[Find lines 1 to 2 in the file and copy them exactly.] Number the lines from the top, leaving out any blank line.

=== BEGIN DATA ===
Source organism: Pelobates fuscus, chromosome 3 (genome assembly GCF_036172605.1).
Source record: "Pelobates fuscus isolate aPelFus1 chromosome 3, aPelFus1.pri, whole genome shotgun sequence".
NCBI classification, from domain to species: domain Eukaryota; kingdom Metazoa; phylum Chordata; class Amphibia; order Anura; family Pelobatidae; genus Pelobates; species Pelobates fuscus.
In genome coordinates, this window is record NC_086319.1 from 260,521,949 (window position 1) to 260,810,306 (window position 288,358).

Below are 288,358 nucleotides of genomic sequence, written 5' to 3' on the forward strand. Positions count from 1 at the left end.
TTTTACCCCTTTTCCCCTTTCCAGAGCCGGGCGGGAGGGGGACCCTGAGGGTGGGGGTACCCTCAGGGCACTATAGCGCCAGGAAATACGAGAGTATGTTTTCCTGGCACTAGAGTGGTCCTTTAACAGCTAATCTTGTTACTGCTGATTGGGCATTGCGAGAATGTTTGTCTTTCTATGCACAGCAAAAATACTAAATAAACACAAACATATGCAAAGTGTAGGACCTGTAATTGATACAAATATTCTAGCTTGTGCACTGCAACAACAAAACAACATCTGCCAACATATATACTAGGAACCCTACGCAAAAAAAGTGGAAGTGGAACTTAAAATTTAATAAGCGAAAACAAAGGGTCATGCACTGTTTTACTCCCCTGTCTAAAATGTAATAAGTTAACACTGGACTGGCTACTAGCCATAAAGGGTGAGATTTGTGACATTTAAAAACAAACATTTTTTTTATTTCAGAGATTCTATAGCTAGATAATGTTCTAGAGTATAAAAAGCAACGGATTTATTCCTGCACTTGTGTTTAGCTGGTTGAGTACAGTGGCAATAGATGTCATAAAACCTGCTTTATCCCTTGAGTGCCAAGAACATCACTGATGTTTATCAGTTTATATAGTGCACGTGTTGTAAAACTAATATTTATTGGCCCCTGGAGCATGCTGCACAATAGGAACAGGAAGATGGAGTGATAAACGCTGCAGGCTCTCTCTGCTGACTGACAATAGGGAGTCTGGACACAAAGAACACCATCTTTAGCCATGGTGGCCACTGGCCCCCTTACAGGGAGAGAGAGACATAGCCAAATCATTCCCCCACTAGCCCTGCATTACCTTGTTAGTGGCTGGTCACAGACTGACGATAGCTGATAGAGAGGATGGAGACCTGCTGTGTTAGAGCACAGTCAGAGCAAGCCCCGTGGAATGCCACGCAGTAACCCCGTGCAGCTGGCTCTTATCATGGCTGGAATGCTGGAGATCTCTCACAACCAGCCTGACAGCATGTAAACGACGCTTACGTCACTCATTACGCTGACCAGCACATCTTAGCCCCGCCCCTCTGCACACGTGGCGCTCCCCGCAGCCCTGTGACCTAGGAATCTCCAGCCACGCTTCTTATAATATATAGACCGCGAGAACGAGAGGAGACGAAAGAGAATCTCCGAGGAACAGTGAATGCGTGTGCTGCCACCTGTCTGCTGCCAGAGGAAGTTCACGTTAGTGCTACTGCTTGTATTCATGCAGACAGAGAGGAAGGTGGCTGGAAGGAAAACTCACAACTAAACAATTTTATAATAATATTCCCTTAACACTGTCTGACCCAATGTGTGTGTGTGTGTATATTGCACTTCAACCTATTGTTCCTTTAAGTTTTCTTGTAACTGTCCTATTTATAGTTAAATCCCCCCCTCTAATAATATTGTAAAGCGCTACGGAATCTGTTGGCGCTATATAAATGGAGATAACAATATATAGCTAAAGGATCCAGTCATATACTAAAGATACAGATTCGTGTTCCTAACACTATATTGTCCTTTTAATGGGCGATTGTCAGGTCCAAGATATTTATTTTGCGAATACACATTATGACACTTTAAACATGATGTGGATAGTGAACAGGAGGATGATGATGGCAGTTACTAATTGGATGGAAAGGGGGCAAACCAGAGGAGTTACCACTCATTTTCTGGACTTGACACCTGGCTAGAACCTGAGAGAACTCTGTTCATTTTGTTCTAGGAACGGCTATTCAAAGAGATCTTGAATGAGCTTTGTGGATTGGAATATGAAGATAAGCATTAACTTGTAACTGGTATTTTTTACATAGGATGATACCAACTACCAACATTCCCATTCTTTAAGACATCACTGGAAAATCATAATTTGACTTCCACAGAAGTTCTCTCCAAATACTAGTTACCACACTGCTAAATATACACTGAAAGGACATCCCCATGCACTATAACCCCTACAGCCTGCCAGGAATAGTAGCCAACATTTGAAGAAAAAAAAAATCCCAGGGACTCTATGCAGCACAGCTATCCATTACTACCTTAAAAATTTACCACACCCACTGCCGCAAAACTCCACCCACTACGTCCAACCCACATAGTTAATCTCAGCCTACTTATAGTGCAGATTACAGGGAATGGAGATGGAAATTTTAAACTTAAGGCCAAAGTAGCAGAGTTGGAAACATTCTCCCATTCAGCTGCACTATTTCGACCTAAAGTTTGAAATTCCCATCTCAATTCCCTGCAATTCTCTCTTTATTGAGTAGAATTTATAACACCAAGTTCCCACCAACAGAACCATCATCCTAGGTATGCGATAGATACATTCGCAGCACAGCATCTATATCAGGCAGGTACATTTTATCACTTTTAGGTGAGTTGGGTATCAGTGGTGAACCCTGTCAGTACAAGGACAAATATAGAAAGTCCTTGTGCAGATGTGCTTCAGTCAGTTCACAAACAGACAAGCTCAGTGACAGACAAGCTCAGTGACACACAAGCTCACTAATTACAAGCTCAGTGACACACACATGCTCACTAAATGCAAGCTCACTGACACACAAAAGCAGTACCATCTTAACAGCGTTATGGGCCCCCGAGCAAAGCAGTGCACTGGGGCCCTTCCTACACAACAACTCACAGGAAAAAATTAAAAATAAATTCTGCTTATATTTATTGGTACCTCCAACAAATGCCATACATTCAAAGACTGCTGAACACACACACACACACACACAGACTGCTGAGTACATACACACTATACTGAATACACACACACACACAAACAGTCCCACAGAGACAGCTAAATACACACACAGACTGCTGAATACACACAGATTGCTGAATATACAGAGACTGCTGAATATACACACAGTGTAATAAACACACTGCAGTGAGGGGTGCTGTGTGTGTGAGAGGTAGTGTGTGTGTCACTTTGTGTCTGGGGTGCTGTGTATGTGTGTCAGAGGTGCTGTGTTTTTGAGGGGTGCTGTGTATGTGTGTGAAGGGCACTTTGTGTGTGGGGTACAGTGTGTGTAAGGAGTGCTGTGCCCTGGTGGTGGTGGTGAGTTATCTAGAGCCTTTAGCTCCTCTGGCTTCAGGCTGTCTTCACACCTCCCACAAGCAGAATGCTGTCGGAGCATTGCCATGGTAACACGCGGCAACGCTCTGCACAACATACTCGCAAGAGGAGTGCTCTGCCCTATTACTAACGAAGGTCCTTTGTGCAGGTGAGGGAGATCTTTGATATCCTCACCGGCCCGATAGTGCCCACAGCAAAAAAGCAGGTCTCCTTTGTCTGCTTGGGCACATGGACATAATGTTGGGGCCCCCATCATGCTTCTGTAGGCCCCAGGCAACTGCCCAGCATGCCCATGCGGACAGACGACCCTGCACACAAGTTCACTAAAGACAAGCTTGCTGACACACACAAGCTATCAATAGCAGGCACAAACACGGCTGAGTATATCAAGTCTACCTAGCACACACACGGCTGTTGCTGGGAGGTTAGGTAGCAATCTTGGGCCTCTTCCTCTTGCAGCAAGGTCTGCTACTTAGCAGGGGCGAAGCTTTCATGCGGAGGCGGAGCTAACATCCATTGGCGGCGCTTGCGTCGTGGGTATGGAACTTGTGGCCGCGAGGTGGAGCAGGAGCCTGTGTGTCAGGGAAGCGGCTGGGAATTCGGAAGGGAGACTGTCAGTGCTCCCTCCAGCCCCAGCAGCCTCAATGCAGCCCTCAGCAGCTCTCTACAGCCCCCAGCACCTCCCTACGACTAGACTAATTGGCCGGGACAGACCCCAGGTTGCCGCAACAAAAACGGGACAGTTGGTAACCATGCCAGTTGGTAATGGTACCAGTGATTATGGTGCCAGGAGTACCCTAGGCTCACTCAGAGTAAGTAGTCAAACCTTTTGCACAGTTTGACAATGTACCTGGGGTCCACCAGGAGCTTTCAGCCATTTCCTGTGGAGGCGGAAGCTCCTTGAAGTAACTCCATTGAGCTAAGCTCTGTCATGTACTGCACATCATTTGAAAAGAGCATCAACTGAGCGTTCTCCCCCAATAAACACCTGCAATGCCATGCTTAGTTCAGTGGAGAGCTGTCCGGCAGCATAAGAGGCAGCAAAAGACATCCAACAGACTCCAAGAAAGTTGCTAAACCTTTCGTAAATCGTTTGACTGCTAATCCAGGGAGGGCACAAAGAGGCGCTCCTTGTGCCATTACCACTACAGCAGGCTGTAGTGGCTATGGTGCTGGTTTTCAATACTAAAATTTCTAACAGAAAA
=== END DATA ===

Source organism: Pelobates fuscus, chromosome 3 (genome assembly GCF_036172605.1).
Source record: "Pelobates fuscus isolate aPelFus1 chromosome 3, aPelFus1.pri, whole genome shotgun sequence".